We’d just buried Phyllis’ father. The death had not been sudden. He’d been an elderly gentleman, failing for a while, then dying neither in pain nor in disgrace.
Nor had Phyllis broken into tears during the funeral service, nor at the interment, nor standing alone as the casket was lowered with petals into its vault. In fact she had been, as they say, a brick throughout the whole ordeal—washing, wiping, shaving her father and cutting his toenails while he hissed objections. At the graveside her skirt whipped her legs.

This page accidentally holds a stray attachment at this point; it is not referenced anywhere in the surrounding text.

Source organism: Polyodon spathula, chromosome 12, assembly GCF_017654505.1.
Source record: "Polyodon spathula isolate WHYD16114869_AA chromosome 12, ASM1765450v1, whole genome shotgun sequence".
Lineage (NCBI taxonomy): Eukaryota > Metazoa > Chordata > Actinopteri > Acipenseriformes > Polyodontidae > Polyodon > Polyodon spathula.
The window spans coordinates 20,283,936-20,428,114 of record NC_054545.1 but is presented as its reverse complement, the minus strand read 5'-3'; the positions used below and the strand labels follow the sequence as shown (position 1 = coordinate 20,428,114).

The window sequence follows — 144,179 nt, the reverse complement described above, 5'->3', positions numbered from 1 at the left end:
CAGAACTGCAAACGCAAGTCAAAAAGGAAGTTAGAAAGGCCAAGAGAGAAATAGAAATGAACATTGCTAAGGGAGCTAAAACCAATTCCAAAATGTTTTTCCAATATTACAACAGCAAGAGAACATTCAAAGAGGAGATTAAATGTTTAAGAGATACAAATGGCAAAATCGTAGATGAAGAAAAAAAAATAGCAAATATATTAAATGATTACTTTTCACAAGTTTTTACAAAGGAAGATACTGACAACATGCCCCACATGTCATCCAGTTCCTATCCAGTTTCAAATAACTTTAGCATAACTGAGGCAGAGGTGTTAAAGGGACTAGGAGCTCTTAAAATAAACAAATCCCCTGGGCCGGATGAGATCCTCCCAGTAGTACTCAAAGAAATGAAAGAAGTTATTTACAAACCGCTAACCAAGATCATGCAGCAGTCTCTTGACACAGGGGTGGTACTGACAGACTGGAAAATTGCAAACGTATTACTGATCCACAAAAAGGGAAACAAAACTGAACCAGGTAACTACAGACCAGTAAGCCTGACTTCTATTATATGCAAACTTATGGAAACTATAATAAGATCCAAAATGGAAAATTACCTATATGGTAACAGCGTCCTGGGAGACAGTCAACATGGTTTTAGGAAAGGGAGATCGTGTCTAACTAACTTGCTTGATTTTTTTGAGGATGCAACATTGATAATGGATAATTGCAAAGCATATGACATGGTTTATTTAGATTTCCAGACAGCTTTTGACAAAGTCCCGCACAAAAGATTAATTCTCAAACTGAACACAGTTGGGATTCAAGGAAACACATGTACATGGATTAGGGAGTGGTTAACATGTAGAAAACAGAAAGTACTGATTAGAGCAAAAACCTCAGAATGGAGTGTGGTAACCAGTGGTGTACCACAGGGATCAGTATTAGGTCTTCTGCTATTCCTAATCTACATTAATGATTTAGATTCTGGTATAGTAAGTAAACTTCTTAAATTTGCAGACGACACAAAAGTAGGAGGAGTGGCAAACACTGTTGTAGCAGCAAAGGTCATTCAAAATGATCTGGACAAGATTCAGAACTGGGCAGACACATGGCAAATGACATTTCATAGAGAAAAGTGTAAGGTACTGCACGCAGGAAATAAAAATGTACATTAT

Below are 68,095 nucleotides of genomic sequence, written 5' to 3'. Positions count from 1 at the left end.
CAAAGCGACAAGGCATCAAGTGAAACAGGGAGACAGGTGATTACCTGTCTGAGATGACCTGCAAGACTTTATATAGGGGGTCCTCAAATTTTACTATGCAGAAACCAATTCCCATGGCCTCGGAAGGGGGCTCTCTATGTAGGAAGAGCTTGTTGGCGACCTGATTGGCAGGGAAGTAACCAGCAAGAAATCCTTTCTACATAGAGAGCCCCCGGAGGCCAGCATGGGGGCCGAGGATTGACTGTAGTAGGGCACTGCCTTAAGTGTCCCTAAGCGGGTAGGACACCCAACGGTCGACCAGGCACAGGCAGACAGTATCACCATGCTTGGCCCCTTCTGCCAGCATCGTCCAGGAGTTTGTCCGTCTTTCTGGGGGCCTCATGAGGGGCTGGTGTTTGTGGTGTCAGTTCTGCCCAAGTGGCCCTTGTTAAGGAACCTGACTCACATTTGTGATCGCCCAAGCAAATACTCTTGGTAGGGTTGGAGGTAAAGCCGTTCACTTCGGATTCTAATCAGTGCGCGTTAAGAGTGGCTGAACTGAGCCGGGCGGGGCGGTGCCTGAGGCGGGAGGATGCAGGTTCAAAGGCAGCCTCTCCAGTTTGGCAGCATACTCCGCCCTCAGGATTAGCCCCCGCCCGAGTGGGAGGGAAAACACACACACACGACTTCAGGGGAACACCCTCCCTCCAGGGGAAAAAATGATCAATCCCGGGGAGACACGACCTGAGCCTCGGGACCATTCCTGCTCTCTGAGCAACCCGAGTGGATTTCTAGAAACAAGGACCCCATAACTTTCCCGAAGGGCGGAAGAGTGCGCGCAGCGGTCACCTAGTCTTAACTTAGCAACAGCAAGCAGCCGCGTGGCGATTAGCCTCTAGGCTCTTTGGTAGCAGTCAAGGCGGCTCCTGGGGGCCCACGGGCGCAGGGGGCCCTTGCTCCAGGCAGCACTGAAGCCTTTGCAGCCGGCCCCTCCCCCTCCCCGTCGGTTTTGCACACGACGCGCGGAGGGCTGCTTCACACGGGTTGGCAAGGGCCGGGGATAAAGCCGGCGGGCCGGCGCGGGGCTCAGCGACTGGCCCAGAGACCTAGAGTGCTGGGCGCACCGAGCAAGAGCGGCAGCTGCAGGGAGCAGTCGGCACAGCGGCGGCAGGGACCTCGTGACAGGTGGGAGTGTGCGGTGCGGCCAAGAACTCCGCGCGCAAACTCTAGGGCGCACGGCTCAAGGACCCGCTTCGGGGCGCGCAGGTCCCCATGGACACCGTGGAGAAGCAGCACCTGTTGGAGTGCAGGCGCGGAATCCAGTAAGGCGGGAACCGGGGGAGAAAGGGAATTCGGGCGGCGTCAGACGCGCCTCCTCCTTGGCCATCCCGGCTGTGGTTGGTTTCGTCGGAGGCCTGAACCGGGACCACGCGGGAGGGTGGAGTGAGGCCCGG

I asked whether I could drive her home. She nodded and took my arm.
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